Maury brings us up to speed on EU plans for the tech sector, which will be familiar to Brits contemplating the EU’s plan for them. And speaking of EU hypocrisy and incoherence (we were, weren’t we?), Erin Egan of Facebook has written a paper on data portability that deserves more attention, since it’s impossible to square the EU’s snit over Cambridge Analytica with its sanctifying of the principle of “data portability.” The paper also calls out the Federal Trade Commission for slamming Facebook for Cambridge Analytica while Commissioner Noah Phillips is warning that restrictions on data transfers can be anticompetitive. I promise to invite the commissioner on the podcast again to explore that issue.

Well, that was quick: Fraudsters used AI to mimic a CEO’s voice—accent, “melody” and all—in an unusual cybercrime case. Anyone can do this now, Maury explains. I tell listeners how to tell whether my voice has been AI-napped in future episodes.

In short hits, Mieke and I mock Denmark’s appointment of an “ambassador” to Silicon Valley. Way to cut the Valley down to size, Denmark! Maury notes that FinFisher is under investigation for violating EU export control law by selling spyware. Mieke does her best to rebut my suggestion that Silicon Valley’s bias is showing in the latest actuarial stat: It turns out that 10 percent of the accounts that President Trump has retweeted have been deplatformed. Matthew and I note that China has been caught hacking several Asian telecomm companies to spy on Uighurs. Of course, if the U.S. had 5,000 citizens fighting for the Islamic State and al-Qaeda, as China claims to have, we’d probably be hacking all the same companies. State attorneys general will launch sweeping and apparently bipartisan antitrust probes into Facebook and Google this week. Good to see Silicon Valley bringing Rs and Ds together at last; who says its business model is social division? Finally, Mieke leaves us uneasy about the online security of our pensions, as hackers steal $4.2 million from one fund via compromised email.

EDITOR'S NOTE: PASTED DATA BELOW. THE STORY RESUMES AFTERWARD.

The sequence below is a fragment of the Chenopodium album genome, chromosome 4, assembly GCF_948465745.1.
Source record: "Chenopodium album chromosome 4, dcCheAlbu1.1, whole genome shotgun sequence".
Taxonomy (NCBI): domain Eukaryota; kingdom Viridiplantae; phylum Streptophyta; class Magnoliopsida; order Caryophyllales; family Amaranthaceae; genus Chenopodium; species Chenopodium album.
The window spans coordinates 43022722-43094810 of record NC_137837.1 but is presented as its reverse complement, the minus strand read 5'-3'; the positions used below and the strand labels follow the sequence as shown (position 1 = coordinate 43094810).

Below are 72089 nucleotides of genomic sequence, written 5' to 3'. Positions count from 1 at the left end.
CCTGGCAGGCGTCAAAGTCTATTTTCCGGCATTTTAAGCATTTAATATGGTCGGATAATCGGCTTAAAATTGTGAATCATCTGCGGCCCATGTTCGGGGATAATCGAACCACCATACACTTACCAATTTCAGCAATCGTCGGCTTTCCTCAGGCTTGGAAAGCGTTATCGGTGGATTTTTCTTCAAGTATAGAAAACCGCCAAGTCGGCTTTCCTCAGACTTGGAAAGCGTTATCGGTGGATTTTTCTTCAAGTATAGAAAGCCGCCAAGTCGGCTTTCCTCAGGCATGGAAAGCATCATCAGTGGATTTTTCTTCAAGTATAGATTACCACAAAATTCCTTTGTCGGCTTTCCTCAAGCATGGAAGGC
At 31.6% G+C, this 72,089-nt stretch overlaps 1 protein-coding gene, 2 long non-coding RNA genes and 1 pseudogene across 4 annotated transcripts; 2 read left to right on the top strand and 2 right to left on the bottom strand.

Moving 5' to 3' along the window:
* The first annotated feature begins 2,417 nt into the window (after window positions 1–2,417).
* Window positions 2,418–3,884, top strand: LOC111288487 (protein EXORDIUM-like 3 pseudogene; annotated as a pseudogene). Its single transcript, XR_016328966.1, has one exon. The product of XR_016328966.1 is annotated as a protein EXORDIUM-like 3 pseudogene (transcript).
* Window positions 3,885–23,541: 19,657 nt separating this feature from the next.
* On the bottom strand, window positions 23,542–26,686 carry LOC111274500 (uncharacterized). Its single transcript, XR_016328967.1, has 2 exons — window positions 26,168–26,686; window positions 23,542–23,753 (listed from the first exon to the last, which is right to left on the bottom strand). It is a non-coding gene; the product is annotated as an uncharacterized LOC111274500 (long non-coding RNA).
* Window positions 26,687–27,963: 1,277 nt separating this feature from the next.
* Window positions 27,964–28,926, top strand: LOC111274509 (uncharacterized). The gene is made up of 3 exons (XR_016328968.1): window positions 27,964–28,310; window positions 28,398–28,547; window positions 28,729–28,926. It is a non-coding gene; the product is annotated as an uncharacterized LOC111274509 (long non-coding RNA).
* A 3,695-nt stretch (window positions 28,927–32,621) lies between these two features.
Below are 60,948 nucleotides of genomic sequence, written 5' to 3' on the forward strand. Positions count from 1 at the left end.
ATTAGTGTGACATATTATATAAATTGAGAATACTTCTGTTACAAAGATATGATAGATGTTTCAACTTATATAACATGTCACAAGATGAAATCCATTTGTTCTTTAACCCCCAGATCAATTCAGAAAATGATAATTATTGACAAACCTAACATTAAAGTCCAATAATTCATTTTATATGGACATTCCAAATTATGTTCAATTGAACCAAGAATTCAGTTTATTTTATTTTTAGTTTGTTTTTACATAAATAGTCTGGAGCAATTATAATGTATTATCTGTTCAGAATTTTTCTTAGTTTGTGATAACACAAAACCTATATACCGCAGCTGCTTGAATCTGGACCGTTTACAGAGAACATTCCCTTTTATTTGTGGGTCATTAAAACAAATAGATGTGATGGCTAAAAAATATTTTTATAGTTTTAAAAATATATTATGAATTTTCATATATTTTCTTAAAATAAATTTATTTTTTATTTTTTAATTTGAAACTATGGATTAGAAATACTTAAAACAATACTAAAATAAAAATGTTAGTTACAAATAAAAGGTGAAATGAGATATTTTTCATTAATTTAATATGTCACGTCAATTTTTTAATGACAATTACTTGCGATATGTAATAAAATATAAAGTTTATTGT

Download the 277th Episode (mp3). 

You can subscribe to The Cyberlaw Podcast using iTunes, Google Play, Spotify, Pocket Casts, or our RSS feed!

 

As always, The Cyberlaw Podcast is open to feedback. Be sure to engage with @stewartbaker on Twitter. Send your questions, comments, and suggestions for topics or interviewees to CyberlawPodcast@steptoe.com. Remember: If your suggested guest appears on the show, we will send you a highly coveted Cyberlaw Podcast mug!

 

The views expressed in this podcast are those of the speakers and do not reflect the opinions of the firm.

Direct download: TheCyberlawPodcast-277.mp3
Category:general -- posted at: 5:58pm EST